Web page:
Of the Fed's three options available today (do nothing, engage in QE3, extend Operation Twist), it has chosen the diplomatic route. It appears the Fed was concerned that if it took the path of using only language to indicate support it could rock a fragile global financial system. Given that emergency aid could not be justified, QE3 was out of the question at the present time. The Fed has chosen an extension of Operation Twist as it provides insurance and has fewer avenues of criticism. The Fed indicated that an extension of maturities of its Treasury security holdings will not expire as of June but will remain in place until the end of 2012. The expectation is that this action would exert downward pressure on long term interest rates.
The Fed lowered its forecast of GDP, raised the unemployment rate, and reduced inflation for the forecast period (2012-2014) compared with the projections published in April (see table below).
The FOMC also updated its predictions about the course of the federal funds rate for the forecast period. In April, roughly 24% of the FOMC (voting and non-voting members) deemed it appropriate to hold the federal funds rate at the current level in 2014, while in the latest projection nearly 32% predicted an unchanged federal funds rate in 2014. The median and mode of the federal funds rate (0.25%) for 2012 and 2013 were unchanged from the April projection, but the median forecast of the federal funds rate for 2014 dropped to 0.50% in today’s summary of projections from 1.00% in the April publication. The high for the federal funds rate in 2014 is 3.00%, slightly higher than the 2.75% forecast presented in April.
In the policy statement, the Fed moved away from indicating that it would review the “size and composition of its securities holdings and it prepared to adjust these holdings,” to the “Committee is prepared to take further action as appropriate to promote a stronger economic recovery and sustained improvement of labor market conditions in a context of price stability.”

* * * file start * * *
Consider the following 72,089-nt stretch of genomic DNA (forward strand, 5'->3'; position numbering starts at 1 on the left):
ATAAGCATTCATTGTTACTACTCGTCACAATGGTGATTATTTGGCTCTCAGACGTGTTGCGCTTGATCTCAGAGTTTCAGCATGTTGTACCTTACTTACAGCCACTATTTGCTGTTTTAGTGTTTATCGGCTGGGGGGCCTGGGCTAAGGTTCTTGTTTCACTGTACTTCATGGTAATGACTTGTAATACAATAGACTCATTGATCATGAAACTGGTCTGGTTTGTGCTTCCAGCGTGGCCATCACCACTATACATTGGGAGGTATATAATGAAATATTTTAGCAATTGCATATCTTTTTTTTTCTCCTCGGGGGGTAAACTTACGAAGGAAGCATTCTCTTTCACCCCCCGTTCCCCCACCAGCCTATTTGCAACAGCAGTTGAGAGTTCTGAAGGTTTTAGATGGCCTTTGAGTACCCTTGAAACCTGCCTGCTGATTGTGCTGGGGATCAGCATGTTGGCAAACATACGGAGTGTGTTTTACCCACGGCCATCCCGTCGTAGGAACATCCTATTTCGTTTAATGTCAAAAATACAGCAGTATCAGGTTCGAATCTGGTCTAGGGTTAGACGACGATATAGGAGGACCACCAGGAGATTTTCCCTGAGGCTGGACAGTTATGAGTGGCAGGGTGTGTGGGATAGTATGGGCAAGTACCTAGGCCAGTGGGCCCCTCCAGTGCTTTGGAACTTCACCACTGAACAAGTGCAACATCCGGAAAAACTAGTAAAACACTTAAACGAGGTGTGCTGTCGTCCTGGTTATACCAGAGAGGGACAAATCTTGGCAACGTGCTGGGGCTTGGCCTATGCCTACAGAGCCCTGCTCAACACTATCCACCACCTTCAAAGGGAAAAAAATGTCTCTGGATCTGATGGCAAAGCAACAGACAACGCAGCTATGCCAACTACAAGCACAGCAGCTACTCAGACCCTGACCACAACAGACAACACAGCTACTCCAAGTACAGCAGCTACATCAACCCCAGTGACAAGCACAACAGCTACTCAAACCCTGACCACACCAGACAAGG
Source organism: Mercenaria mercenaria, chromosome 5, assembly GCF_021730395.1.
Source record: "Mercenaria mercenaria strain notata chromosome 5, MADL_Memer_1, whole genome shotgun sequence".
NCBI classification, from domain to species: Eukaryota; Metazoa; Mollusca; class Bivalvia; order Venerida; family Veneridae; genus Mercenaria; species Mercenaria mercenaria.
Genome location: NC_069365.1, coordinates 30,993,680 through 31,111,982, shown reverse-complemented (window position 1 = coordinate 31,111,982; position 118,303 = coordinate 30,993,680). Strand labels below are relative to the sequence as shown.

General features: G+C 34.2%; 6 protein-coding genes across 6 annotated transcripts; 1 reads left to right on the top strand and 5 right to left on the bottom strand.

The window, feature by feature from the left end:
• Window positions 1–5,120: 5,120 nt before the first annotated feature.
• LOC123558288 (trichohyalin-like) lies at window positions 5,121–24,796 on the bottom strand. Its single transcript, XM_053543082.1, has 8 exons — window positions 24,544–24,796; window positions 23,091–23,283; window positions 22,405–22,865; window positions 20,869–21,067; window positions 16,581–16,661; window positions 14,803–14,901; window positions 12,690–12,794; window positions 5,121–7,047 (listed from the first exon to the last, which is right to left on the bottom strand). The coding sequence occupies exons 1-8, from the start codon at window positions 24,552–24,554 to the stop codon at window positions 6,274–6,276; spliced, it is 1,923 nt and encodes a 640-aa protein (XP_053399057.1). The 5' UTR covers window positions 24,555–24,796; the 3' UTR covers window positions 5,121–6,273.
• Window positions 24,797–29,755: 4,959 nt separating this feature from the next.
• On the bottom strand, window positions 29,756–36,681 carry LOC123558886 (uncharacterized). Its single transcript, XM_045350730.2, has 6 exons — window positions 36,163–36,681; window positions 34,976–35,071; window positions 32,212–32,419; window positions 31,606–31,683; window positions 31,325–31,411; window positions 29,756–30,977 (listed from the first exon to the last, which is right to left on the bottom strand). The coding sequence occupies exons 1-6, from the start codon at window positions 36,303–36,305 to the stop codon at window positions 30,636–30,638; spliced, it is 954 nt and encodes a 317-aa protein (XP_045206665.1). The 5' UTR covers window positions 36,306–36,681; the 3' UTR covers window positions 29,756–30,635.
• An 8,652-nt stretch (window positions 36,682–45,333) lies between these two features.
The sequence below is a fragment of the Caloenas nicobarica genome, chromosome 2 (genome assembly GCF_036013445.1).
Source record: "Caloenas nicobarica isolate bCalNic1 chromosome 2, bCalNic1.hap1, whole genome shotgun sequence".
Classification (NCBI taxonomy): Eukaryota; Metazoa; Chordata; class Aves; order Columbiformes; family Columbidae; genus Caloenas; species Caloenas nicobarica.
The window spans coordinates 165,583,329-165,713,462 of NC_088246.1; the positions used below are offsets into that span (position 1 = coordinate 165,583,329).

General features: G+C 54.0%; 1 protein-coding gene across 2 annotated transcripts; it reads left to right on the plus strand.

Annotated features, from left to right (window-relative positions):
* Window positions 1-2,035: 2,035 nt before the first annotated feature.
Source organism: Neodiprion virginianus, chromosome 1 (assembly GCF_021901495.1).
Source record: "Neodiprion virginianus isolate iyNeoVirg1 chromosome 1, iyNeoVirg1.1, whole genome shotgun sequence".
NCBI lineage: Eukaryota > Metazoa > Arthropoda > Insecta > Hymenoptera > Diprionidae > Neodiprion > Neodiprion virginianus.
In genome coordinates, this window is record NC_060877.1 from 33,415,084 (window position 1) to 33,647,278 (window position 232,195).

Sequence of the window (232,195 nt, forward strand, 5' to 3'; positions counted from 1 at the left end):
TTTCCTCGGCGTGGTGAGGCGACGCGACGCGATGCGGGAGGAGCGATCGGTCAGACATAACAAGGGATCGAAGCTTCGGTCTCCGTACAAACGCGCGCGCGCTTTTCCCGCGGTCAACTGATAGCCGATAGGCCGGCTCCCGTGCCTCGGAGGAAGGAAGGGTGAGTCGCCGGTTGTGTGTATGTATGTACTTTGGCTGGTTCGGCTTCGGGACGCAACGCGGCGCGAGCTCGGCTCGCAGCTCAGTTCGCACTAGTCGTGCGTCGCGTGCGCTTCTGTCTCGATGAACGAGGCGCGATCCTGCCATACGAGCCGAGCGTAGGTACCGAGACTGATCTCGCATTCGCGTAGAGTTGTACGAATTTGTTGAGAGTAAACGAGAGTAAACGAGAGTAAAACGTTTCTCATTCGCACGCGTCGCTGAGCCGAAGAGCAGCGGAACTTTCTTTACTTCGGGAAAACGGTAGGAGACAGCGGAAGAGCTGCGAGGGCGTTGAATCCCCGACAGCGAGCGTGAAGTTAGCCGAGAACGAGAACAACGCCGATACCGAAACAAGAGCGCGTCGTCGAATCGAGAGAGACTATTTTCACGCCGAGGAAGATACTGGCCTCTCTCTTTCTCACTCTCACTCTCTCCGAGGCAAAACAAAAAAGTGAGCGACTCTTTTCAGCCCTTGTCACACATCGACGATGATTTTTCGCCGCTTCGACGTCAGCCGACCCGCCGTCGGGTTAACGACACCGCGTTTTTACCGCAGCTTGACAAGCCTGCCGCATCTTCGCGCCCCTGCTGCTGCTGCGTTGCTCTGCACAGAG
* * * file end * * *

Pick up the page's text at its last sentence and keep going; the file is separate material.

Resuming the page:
The labor market was depicted to be showing improving conditions in the April policy statement; the Fed stated today that employment growth has slowed. The unemployment rate was seen to have declined but remained elevated in the April policy statement, this rendition was changed to one of more concern by eliminating the downward trend of the jobless rate. Household spending is now viewed to be growing at a slower pace than previously. The housing sector’s description was not changed, it continues to be seen as depressed despite improvements. The downside risk from global financial strains was not changed in today’s statement. Inflation is predicted to hover around levels considered consistent with price stability.
The opinions expressed herein are those of the author and do not necessarily represent the views of The Northern Trust Company. The Northern Trust Company does not warrant the accuracy or completeness of information contained herein, such information is subject to change and is not intended to influence your investment decisions.
Source: Northern Trust